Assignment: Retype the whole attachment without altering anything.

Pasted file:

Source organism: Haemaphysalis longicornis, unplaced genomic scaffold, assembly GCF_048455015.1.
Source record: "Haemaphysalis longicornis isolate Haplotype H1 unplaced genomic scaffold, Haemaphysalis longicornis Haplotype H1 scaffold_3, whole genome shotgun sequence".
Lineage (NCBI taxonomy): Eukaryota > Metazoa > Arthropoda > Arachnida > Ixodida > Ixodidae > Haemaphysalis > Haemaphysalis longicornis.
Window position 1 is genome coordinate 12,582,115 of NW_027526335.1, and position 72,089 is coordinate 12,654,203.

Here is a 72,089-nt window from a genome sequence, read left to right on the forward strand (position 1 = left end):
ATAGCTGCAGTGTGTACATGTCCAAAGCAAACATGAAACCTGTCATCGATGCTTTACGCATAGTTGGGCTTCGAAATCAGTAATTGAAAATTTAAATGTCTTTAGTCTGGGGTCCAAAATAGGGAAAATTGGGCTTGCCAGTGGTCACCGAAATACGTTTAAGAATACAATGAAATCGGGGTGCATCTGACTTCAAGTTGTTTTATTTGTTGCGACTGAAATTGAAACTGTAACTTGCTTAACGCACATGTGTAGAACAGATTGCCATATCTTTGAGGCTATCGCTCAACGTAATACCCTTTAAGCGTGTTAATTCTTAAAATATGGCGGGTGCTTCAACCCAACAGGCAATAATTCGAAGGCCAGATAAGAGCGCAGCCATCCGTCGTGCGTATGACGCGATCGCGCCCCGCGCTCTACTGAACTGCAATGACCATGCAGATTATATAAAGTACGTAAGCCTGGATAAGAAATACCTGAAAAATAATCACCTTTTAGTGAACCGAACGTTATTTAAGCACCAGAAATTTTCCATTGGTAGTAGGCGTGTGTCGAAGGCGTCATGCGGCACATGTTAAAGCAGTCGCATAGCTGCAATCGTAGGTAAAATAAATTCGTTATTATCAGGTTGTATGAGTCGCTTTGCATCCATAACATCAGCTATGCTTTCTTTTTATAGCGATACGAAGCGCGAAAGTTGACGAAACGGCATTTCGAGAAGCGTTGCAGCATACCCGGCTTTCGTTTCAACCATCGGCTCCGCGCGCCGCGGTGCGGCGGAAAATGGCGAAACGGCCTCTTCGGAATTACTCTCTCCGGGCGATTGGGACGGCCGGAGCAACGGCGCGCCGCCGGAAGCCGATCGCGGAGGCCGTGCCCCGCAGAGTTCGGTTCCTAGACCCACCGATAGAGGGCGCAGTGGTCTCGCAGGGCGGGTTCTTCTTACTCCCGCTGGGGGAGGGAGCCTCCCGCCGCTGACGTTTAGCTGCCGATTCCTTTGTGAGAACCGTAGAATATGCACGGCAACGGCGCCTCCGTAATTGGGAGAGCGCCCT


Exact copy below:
Source organism: Haemaphysalis longicornis, unplaced genomic scaffold, assembly GCF_048455015.1.
Source record: "Haemaphysalis longicornis isolate Haplotype H1 unplaced genomic scaffold, Haemaphysalis longicornis Haplotype H1 scaffold_3, whole genome shotgun sequence".
Lineage (NCBI taxonomy): Eukaryota > Metazoa > Arthropoda > Arachnida > Ixodida > Ixodidae > Haemaphysalis > Haemaphysalis longicornis.
Window position 1 is genome coordinate 12,582,115 of NW_027526335.1, and position 72,089 is coordinate 12,654,203.

Here is a 72,089-nt window from a genome sequence, read left to right on the forward strand (position 1 = left end):
ATAGCTGCAGTGTGTACATGTCCAAAGCAAACATGAAACCTGTCATCGATGCTTTACGCATAGTTGGGCTTCGAAATCAGTAATTGAAAATTTAAATGTCTTTAGTCTGGGGTCCAAAATAGGGAAAATTGGGCTTGCCAGTGGTCACCGAAATACGTTTAAGAATACAATGAAATCGGGGTGCATCTGACTTCAAGTTGTTTTATTTGTTGCGACTGAAATTGAAACTGTAACTTGCTTAACGCACATGTGTAGAACAGATTGCCATATCTTTGAGGCTATCGCTCAACGTAATACCCTTTAAGCGTGTTAATTCTTAAAATATGGCGGGTGCTTCAACCCAACAGGCAATAATTCGAAGGCCAGATAAGAGCGCAGCCATCCGTCGTGCGTATGACGCGATCGCGCCCCGCGCTCTACTGAACTGCAATGACCATGCAGATTATATAAAGTACGTAAGCCTGGATAAGAAATACCTGAAAAATAATCACCTTTTAGTGAACCGAACGTTATTTAAGCACCAGAAATTTTCCATTGGTAGTAGGCGTGTGTCGAAGGCGTCATGCGGCACATGTTAAAGCAGTCGCATAGCTGCAATCGTAGGTAAAATAAATTCGTTATTATCAGGTTGTATGAGTCGCTTTGCATCCATAACATCAGCTATGCTTTCTTTTTATAGCGATACGAAGCGCGAAAGTTGACGAAACGGCATTTCGAGAAGCGTTGCAGCATACCCGGCTTTCGTTTCAACCATCGGCTCCGCGCGCCGCGGTGCGGCGGAAAATGGCGAAACGGCCTCTTCGGAATTACTCTCTCCGGGCGATTGGGACGGCCGGAGCAACGGCGCGCCGCCGGAAGCCGATCGCGGAGGCCGTGCCCCGCAGAGTTCGGTTCCTAGACCCACCGATAGAGGGCGCAGTGGTCTCGCAGGGCGGGTTCTTCTTACTCCCGCTGGGGGAGGGAGCCTCCCGCCGCTGACGTTTAGCTGCCGATTCCTTTGTGAGAACCGTAGAATATGCACGGCAACGGCGCCTCCGTAATTGGGAGAGCGCCCT